The weird thing about light though, is no matter where its coming from (even if its on a car going a MILLION miles an hour) light always goes the same speed. (We have tested this in almost every way possible and we always find this to be true) Its always the same speed no matter what. This causes some problems that I will show you.

Look at this light "ping pong" clock. Imagine you can slow down time to look at light, and imagine you have 2 mirrors with a bit of light bouncing back and forth between them forever.

Notice how the clock on the left and the clock on the right are not in sync? This is because the clock on the right is moving, and because of that it has a longer distance to travel. Take our a ruler and measure to verify for yourself.

The clock on the right is actually slower (it takes longer for the light to bounce back and forth between the same mirrors) than the clock on the left. This shows that the faster you go, the more time slows down for you (but only you) You don't normally notice this because light is so fast, so the amount of time that is slowed down by going as fast as humans can isn't really noticeable. But we tested this by sending a very accurate clock up in space in a spaceship that was going around the earth (this is called orbiting) very fast. After a while when it came back down, we compared the clock to another very accurate clock we kept on earth, and it was off by 0.007 (not a lot, but enough to prove Einstein right!)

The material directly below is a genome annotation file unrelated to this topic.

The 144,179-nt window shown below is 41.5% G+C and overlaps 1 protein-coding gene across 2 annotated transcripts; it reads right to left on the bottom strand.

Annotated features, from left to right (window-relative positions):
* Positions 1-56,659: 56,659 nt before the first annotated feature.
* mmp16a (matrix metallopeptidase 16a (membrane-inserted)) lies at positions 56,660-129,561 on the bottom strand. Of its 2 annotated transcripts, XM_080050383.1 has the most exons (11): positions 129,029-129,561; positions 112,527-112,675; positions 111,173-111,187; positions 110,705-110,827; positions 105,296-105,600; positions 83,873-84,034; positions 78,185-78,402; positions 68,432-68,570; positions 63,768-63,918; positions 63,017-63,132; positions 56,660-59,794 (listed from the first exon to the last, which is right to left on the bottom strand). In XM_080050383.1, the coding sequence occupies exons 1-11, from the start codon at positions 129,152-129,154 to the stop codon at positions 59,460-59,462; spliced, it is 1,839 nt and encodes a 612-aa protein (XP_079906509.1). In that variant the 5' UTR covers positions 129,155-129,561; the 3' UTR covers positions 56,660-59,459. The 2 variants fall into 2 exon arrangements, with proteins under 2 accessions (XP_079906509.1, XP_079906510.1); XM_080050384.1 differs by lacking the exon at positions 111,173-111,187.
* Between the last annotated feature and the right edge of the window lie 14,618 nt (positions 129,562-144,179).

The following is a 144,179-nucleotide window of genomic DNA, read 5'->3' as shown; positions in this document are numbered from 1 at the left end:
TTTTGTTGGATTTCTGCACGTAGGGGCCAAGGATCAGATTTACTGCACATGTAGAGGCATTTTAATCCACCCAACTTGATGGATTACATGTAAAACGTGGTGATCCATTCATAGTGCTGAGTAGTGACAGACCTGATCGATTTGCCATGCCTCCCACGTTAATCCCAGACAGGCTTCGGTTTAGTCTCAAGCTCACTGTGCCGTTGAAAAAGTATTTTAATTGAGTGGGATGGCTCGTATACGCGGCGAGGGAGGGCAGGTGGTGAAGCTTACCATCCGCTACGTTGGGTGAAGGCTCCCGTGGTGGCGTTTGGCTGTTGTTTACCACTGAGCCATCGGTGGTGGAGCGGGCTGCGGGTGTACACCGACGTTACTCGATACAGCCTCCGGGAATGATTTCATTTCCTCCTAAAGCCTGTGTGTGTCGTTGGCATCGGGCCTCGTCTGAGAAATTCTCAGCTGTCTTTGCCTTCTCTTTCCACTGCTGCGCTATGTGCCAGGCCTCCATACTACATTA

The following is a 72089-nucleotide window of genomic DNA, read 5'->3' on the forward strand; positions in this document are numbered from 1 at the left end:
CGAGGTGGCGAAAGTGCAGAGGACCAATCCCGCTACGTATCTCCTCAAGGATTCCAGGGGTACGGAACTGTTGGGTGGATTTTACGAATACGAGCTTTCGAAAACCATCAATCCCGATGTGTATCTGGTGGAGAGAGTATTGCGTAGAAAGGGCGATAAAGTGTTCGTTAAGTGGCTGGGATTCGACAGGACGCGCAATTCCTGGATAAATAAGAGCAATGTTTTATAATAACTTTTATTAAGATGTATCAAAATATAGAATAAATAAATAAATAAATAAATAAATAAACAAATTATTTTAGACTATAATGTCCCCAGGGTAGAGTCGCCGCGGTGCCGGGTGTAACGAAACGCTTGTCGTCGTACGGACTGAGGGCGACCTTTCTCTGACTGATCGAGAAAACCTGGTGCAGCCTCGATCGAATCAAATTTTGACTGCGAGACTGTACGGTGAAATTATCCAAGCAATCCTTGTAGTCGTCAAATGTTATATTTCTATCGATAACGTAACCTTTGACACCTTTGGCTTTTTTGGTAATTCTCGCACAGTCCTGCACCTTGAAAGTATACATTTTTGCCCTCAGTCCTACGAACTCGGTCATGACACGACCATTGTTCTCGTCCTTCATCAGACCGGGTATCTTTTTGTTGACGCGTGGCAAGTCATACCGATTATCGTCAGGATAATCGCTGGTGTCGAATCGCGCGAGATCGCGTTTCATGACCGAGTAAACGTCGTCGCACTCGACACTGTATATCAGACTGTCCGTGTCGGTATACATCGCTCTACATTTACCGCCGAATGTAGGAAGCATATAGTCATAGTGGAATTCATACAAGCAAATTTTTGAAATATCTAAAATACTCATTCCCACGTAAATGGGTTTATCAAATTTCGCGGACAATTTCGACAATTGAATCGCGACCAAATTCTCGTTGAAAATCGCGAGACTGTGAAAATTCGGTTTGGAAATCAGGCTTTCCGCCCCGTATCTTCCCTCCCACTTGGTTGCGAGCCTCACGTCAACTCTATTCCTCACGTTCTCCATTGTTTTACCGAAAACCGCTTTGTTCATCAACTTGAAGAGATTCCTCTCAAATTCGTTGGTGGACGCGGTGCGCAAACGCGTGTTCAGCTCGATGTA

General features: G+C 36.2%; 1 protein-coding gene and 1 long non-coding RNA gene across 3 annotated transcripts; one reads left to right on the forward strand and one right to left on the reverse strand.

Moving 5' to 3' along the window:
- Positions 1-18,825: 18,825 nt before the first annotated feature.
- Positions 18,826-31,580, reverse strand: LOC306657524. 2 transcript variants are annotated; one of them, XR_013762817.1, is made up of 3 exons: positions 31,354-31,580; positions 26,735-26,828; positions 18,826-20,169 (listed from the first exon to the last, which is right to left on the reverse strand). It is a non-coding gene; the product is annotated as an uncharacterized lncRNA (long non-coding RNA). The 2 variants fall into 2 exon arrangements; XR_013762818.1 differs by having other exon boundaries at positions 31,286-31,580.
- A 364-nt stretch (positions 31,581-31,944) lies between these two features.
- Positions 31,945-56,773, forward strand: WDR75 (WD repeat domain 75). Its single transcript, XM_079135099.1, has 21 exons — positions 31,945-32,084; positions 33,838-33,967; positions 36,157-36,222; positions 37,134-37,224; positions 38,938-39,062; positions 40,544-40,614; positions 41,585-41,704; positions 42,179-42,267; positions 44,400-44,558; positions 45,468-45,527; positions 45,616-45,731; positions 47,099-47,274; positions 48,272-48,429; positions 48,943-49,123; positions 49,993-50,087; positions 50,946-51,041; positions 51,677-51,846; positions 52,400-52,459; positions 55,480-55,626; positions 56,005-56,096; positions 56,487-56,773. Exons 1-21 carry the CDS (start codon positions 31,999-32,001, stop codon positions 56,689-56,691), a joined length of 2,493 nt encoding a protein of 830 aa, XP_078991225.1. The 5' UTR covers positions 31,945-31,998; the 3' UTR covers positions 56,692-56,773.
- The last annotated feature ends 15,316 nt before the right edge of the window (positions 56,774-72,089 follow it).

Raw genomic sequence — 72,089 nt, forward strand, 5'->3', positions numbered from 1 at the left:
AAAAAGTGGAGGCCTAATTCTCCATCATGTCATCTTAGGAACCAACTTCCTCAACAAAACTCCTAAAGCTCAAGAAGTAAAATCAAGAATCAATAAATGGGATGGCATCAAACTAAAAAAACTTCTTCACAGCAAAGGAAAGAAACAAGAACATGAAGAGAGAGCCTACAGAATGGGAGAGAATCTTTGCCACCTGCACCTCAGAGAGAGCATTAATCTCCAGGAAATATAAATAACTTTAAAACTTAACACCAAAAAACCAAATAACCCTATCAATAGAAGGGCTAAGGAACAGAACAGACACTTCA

So we know this works, but WHY is the speed of light a constant? I don't like to answer why questions in science because it implies purpose and a pre-defined goal. The speed of light is one of the things that we found out through testing a lot of stuff. There could be a hidden mechanism that prevents light from going faster than its current speed, but for right now we don't know.

There is a lot we still don't know today, and that's what makes science exciting. It seems like every time we figure something out, two more questions pop up that we cant answer. Its like a puzzle that keeps making new puzzles. :)

So the moral of this story is that faster you go (the closer to the speed of light you are) the more time will slow down for you, and the more everyone else around you will look to be going faster.